Diverse teaching boosted by additional investment from Excellence Fund

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Student in the Dyson School of Design Engineering

Students in the Dyson School and School of Public Health will benefit from more diverse learning experience

Two additional projects are set to receive funding from the Excellence Fund for Learning and Teaching Innovation.

The successful teams have been awarded funds to develop and encourage more inclusive learning and teaching at the College. They will launch alongside three other projects that were funded earlier this year. Each successful project receives up to £50,000 a year.

The Excellence Fund supports education initiatives that challenge students to fulfil their potential. Those receiving funds help to form a community of excellent and innovative teachers who play a key role in promoting good practice and helping the College to deliver a world-class educational experience for all of our students. This year the Fund sought applications from teaching teams that wish to improve the curriculum content by introducing research and innovation themes around diversity, equality and inclusion.

“This funding will shine a light on our own teaching and our own biases and examine what we can do about it, striving for a more equitable, balanced and fair education for our students.” Dr Matthew Harris

Professor Simone Buitendijk, Vice-Provost for Education said: “From the world of robotics, to the principles of public health, our innovative teaching teams continue to transform our understanding of what inclusive teaching should represent.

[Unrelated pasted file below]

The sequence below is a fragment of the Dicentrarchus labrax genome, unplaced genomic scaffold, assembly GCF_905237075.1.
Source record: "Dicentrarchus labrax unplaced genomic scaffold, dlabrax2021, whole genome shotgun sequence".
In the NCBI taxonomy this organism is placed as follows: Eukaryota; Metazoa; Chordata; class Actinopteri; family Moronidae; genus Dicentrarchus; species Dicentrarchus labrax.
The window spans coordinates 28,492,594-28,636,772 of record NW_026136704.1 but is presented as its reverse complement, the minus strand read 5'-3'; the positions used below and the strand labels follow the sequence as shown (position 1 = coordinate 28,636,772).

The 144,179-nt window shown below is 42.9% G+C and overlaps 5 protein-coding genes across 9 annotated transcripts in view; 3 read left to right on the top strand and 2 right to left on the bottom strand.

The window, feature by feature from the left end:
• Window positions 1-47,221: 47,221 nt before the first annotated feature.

“By committing themselves to change, both the Dyson School and the School of Public Health are making significant strides forward in contributing to Imperial’s efforts to consider diversity and equality in everything we do, including our research-led teaching.”

Perspectives in Public Health

Project team: Dr Matthew Harris

It is a widely-held belief that researchers from institutions in low-income countries struggle to publish their research, and that the wider academic community pays little attention to it once it is published. Recent research by Dr Harris’ team demonstrated conclusively that, under tightly controlled conditions, English clinicians rated research from low-income countries worse compared to the same research presented as if from higher-income countries.

This deeply entrenched bias can reduce opportunities to understand different perspectives and solutions to global health challenges.

The project will conduct a root and branch review of the reading lists in Imperial’s Masters in Public Health course and will work with module leads and external speakers to ensure that diverse sources are included as much as possible in the curriculum.

Dr Matthew Harris
Dr Matthew Harris